Reliable Endpoint Monitoring Is Not Possible With Narrow Indicators Of Compromise – Chuck Leaver

Presented By Chuck Leaver And Written By Dr Al Hartmann Of Ziften Inc.

 

The Breadth Of The Indicator – Broad Versus Narrow

A thorough report of a cyber attack will normally supply information of indicators of compromise. Frequently these are narrow in their scope, referencing a specific attack group as viewed in a specific attack on an organization for a restricted amount of time. Typically these slim indicators are specific artifacts of an observed attack that could constitute specific evidence of compromise on their own. For the particular attack it means that they have high uniqueness, however frequently at the cost of low sensitivity to similar attacks with various artifacts.

Essentially, narrow indicators offer really minimal scope, and it is the factor that they exist by the billions in enormous databases that are continually expanding of malware signatures, network addresses that are suspicious, harmful registry keys, file and packet content snippets, filepaths and invasion detection guidelines and so on. The continuous endpoint monitoring system provided by Ziften aggregates some of these third party databases and risk feeds into the Ziften Knowledge Cloud, to take advantage of understood artifact detection. These detection elements can be used in real time in addition to retrospectively. Retrospective application is essential given the short-term qualities of these artifacts as hackers continually render obscure the info about their cyber attacks to annoy this slim IoC detection approach. This is the reason that a continuous monitoring service should archive monitoring results for a long period of time (in relation to industry reported normal hacker dwell times), to provide an enough lookback horizon.

Slim IoC’s have substantial detection worth however they are largely inefficient in the detection of new cyber attacks by proficient hackers. New attack code can be pre tested against typical business security solutions in laboratory environments to confirm non-reuse of artifacts that are noticeable. Security products that operate simply as black/white classifiers experience this weak point, i.e. by offering an explicit determination of destructive or benign. This method is very easily averted. The defended company is likely to be completely hacked for months or years before any detectable artifacts can be recognized (after extensive examination) for the specific attack instance.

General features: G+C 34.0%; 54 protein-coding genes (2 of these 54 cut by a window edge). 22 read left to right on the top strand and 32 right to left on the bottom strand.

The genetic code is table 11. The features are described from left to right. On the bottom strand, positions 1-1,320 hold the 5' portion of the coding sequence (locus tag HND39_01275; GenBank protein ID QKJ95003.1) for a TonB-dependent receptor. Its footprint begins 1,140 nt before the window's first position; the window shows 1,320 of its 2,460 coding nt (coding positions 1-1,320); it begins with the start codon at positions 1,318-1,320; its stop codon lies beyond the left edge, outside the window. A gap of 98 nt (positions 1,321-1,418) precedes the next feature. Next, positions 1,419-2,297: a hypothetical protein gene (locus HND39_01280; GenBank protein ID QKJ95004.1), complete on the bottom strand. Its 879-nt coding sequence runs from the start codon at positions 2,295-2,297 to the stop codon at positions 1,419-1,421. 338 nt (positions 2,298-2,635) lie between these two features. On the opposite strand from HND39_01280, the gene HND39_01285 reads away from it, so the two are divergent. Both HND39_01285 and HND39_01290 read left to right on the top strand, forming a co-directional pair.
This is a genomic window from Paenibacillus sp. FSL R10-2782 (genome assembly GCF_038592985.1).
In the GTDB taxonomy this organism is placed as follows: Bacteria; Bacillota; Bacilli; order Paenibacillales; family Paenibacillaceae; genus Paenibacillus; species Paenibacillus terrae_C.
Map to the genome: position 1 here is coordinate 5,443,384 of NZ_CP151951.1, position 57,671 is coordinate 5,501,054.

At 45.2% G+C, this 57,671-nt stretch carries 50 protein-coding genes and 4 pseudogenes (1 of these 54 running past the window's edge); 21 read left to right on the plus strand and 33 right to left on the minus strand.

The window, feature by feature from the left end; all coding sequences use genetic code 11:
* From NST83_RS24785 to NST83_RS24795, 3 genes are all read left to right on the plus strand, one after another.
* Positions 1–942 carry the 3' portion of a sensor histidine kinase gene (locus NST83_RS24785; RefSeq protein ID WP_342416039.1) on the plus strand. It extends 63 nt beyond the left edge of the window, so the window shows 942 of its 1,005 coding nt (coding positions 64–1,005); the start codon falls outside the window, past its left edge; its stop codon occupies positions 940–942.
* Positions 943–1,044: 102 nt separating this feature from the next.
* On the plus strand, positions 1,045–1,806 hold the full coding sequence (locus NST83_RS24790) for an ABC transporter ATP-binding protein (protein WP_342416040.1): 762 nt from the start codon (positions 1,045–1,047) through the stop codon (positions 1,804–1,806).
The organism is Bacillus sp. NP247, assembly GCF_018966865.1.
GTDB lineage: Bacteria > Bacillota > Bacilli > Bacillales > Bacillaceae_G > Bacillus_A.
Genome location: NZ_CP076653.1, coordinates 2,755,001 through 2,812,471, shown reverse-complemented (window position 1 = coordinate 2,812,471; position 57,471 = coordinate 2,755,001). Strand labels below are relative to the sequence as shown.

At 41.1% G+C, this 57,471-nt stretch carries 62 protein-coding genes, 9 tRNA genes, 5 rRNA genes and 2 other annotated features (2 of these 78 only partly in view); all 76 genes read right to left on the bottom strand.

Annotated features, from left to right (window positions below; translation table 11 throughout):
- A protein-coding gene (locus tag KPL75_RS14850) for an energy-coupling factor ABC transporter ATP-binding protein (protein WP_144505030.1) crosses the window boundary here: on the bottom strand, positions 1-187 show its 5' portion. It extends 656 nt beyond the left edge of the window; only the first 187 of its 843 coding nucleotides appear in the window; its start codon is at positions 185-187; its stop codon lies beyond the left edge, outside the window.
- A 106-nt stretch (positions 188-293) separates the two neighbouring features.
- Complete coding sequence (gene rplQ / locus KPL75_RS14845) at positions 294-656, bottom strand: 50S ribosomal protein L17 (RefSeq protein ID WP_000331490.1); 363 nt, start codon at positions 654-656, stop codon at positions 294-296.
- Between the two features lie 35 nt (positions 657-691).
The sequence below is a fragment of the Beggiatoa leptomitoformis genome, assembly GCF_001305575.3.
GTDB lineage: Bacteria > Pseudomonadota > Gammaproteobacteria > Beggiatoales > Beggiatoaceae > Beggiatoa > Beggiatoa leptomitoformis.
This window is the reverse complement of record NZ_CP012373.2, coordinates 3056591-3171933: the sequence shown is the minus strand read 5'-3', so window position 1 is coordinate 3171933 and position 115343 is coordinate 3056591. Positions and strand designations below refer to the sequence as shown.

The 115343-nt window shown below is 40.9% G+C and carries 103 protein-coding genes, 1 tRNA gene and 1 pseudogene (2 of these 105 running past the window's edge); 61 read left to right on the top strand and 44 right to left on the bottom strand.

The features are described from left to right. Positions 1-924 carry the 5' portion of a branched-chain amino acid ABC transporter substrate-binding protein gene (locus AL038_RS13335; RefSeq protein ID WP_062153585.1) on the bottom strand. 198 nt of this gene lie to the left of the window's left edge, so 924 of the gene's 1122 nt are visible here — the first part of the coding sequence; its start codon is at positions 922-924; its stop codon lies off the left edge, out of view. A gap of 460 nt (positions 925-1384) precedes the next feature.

In contrast to the convenience with which cyber attack artifacts can be obscured by typical hacker toolkits, the particular methods and strategies – the modus operandi – used by hackers have actually endured over numerous decades. Common methods such as weaponized websites and docs, brand-new service setup, vulnerability exploitation, module injection, delicate folder and pc registry area adjustment, new set up tasks, memory and drive corruption, credentials compromise, harmful scripting and many others are broadly typical. The proper usage of system logging and monitoring can detect a great deal of this characteristic attack activity, when appropriately combined with security analytics to concentrate on the highest hazard observations. This entirely removes the chance for hackers to pre test the evasiveness of their destructive code, considering that the quantification of threats is not black and white, however nuanced shades of gray. In particular, all endpoint risk is varying and relative, across any network/ user environment and period of time, and that environment (and its temporal dynamics) can not be replicated in any laboratory environment. The basic hacker concealment methodology is foiled.

In future posts we will analyze Ziften endpoint risk analysis in more detail, along with the important relationship between endpoint security and endpoint management. “You can’t protect what you do not manage, you can’t manage what you do not measure, you can’t measure what you do not track.” Organizations get breached due to the fact that they have less oversight and control of their endpoint environment than the cyber attackers have. Look out for future posts…

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